R-NHOH R-NO + 2e- + 2H+

(2)

Due to the increased answer in peak current for the nitro compounds is obvious to think this procedure as an analytical tool in order to quantitatively determine these types of compounds. In this scope we found a linear relation between the peak current due to the reduction of the nitro group with the concentration of the nitrocompound.

In figure 5 we show the calibration curve (Ip = 26.7 C + 9.210-7; R = 0.9993) obtained for the case of Nitrendipine. From this curve we obtained a variation coefficient of 3.81 %, a detection limit (LOD) of 1.210-8 molL-1 and a quantification limits (LOQ) of 3.910-8 molL-1. All the studied nitro-compounds followed equivalents behaviours. Obviously from this result it is possible to postulate this technology as a very useful tool to develop analytical methods to determine these nitrocompounds drugs in real samples such as biological fluids.

 
Figure 5.- Calibration curve of NTD in buffer Britton-Robinson, pH 2. RSD = 3.81 %; LOD = 1.210-8 molL-1. LOQ = 3.910-8 molL-1.

As the main difference between the reduction of these nitrocompounds in GCE or in modified GCE with carbon nanotubes was the current response, we hypothesize that the key was in the active sites of both electrodes. Being the electrode covered with carbon nanotubes possessor of more active sites for the reduction of these nitrocompounds. With the aim of verify this hypothesis we determined the active surface of both electrodes for these nitrocompounds. The active surface of the electrodes was determined by voltammetry. The area of the reduction signal of the nitro group corresponding to Nitrendipine (NTDP), Nisoldipine (NSDP), Furnidipine (FNDP) and Nifedipine (NFDP) was measured. All measurements were done in triplicate and to ensure good saturation of the electrode the accumulation time was 4 minutes. The concentration of the nitrocompounds in the work cell was 0.1 mmolL-1, pH = 2, Britton buffer - Robinson 100%.

In Figure 6 we show the voltammograms corresponding to the reduction of the nitro group to the four studied nitrocompounds on the MWCNTGC electrode. From this curves we obtain the following potential peak values (Ep) : -570 mV, -540 mV, -510 mV and -500 mV for FNDP, NSDP, NFDP and NTDP, respectively. Consequently the most easily reducible compound was NTDP which is the only one of the nitrocompound having nitro substituent in the meta position to the DHP ring. In the case of the orto substituted the reduction of the nitro group is hindered by steric effect due to the DHP ring in orto position.

 
Figure 6.- Linear voltammograms showing the peaks due to nitro reduction for different 1,4-dihydropyridine-4-nitrobenzene substituted compounds.

The surface covering on an electrode (Γ) is the amount of compound (in mol) per unit area of the electrode (cm2) area. The covering of an electroactive species (Γ) can be calculated from the area of the electrochemical signal from the integration of the charge Q according to the following equation:

(3)

where:

Q = charge corresponding to the integration of the area under the reduction signal; n = number of electrons exchanged in the reduction reaction; F = Faraday constant; A = Geometric area of the GCE and MWCNTGCE (0.07 cm2).

The "Microcal Origin" software was used to plot the baseline, eliminating the capacitive current and integrating the area under the reduction signal. From equation 3, the surface covering of the nitrocompounds on the glassy carbon electrode was obtained. As the covering per unit area is equal to the electrode modified with carbon nanotubes, it can use the same expression to calculate the active area on the modified electrodes.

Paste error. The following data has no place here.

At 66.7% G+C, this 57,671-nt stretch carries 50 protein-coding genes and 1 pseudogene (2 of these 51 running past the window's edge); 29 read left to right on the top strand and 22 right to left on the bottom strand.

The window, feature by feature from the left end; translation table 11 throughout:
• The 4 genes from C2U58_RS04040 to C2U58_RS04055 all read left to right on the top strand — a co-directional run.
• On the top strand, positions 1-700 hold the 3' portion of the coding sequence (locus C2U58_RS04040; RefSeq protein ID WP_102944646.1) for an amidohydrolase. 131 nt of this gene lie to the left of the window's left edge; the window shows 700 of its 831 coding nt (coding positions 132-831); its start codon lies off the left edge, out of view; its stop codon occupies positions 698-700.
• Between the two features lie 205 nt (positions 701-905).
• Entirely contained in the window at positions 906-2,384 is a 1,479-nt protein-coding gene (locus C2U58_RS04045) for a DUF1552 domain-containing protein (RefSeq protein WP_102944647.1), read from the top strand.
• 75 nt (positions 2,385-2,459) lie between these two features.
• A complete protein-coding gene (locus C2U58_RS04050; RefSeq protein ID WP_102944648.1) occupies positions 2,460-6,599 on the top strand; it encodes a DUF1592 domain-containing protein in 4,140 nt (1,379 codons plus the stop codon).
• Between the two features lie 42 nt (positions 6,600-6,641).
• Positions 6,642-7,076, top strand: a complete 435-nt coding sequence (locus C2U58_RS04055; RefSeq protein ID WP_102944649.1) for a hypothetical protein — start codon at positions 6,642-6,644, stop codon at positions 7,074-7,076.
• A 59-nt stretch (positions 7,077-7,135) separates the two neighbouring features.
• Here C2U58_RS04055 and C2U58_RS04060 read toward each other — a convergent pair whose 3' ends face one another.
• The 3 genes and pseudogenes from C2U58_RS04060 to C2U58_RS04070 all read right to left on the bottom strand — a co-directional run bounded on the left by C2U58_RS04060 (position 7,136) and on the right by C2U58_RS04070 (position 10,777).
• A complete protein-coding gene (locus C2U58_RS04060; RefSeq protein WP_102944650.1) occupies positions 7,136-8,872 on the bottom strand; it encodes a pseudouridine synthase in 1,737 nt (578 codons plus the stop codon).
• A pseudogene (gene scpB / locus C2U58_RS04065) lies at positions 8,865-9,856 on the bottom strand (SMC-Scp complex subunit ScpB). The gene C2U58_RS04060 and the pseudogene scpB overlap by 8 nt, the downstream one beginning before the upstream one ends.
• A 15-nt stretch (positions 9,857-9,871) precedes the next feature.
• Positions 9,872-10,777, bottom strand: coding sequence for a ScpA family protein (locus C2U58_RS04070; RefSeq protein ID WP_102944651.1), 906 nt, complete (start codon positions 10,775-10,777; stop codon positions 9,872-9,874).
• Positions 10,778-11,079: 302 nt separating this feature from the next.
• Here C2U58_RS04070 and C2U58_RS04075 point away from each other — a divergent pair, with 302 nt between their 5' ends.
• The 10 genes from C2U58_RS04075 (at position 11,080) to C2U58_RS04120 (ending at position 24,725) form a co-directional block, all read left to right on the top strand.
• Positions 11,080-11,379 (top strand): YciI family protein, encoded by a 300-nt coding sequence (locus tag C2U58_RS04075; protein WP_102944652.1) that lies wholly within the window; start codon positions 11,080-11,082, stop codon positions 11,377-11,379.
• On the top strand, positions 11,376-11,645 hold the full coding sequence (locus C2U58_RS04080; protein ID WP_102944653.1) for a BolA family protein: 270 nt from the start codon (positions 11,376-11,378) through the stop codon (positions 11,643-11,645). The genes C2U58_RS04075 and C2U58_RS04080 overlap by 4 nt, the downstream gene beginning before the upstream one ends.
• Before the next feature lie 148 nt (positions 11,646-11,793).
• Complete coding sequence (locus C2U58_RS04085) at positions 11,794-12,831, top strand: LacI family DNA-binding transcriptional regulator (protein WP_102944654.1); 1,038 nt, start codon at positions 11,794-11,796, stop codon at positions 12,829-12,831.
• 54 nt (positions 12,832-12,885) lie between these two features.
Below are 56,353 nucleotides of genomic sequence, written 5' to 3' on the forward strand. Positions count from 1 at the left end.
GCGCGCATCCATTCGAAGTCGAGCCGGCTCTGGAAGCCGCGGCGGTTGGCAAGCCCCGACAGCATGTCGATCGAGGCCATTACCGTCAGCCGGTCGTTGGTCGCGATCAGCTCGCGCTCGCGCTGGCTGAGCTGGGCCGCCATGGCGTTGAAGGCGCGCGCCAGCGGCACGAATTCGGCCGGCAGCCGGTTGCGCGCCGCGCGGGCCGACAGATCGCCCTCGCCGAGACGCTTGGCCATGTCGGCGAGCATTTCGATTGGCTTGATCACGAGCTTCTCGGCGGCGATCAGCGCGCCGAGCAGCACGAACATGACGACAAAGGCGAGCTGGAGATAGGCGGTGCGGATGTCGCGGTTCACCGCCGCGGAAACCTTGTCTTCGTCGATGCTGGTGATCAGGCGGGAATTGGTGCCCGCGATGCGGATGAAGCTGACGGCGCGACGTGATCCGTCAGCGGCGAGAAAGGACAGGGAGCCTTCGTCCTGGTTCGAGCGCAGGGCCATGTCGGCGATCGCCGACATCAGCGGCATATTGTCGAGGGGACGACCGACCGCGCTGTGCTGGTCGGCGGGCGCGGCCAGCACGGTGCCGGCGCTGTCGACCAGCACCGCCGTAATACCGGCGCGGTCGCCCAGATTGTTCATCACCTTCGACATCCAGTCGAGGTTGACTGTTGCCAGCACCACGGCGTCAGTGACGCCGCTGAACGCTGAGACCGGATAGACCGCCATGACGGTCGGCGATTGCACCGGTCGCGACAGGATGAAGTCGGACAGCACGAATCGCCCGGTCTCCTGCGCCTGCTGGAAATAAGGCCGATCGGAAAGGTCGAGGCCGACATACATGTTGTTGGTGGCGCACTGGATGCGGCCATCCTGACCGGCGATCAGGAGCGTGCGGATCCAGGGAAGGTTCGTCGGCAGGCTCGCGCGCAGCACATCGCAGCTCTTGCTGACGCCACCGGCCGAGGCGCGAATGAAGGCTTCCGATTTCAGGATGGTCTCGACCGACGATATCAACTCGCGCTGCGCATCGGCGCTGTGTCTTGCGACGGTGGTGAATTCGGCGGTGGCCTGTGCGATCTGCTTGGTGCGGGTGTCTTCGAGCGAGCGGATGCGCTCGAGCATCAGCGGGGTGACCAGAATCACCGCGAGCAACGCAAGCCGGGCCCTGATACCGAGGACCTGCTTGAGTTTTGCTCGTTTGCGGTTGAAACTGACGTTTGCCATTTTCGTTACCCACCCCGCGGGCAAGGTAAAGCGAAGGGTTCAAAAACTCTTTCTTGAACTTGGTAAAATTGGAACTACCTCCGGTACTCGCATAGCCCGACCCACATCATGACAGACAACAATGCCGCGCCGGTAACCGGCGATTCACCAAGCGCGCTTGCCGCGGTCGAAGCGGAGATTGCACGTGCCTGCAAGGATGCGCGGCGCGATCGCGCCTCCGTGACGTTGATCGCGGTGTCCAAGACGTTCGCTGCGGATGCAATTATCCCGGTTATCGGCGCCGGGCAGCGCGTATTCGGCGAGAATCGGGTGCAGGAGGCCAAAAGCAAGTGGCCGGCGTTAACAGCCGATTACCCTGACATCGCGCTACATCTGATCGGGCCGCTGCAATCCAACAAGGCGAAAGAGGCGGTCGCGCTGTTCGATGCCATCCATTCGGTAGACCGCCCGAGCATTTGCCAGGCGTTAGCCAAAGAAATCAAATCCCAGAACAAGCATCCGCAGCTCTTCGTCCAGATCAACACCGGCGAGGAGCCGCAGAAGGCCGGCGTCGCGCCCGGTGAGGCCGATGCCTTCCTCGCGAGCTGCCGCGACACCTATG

(4)

The results obtained when calculating the active area of the electrode and encapsulated compounds per unit area (mol/cm2) are showed in Table 1. From the density of encapsulated compound (mol/cm2) and the geometric area of the GCE we obtained the moles of encapsulated compound. Also the results obtained using electrodes with and without carbon nanotubes are compared. The order of encapsulation for the different nitrocompounds was FNDP > NSDP > NFDP > NTDP.

Table 1. Encapsulated compounds per unit area (mol/cm2) in both GCE
 

The data in the Table 1 show the amount of the compound that contains each electrode in terms of area. Electrodes modified with MWNTC can encapsulate more moles of compound per cm2, compared with the non-modified electrodes due to that modified electrodes considered a three dimensional structure and the calculations are considered to be the geometric area of the electrode, which in both cases is the same.

According to the data of Table 1 it can be concluded that the modified electrodes may contain up to two orders of magnitude more moles of nitro compound than the unmodified electrodes. Due to the fact that the structures of the dihidropyridine (DHP) moiety are similar is expected a similar packaging for all the electrodes, i.e. that have a similar active area. The data of the table shows that the 2-nitrophenyl DHP has an active area close to 11 cm2, only NTDP presents a lower area, this being a 3-nitrophenyl-DHP.

The above results show that the structure of the studied different nitrocompounds affects both encapsulation and reduction process. Consequently, we have found a surprisingly linear relationship between the peak potential (Ep) for the reduction of the nitro group and the encapsulation of the nitroaromatic compound expressed as the quantity of encapsulated moles (Figure 7). From this figure it is possible to conclude that a greater difficulty of reduction implies a greater ability to encapsulation.

 

Figure 7.- Linear behaviour between peak potential (Ep) for the reduction of the nitro group and moles of the encapsulated 1,4-dihydropyridine-4-nitrobenzene substituted compounds.

ACKNOWLEDGEMENTS

This work was supported by Grant N° 1130160 from FONDECYT.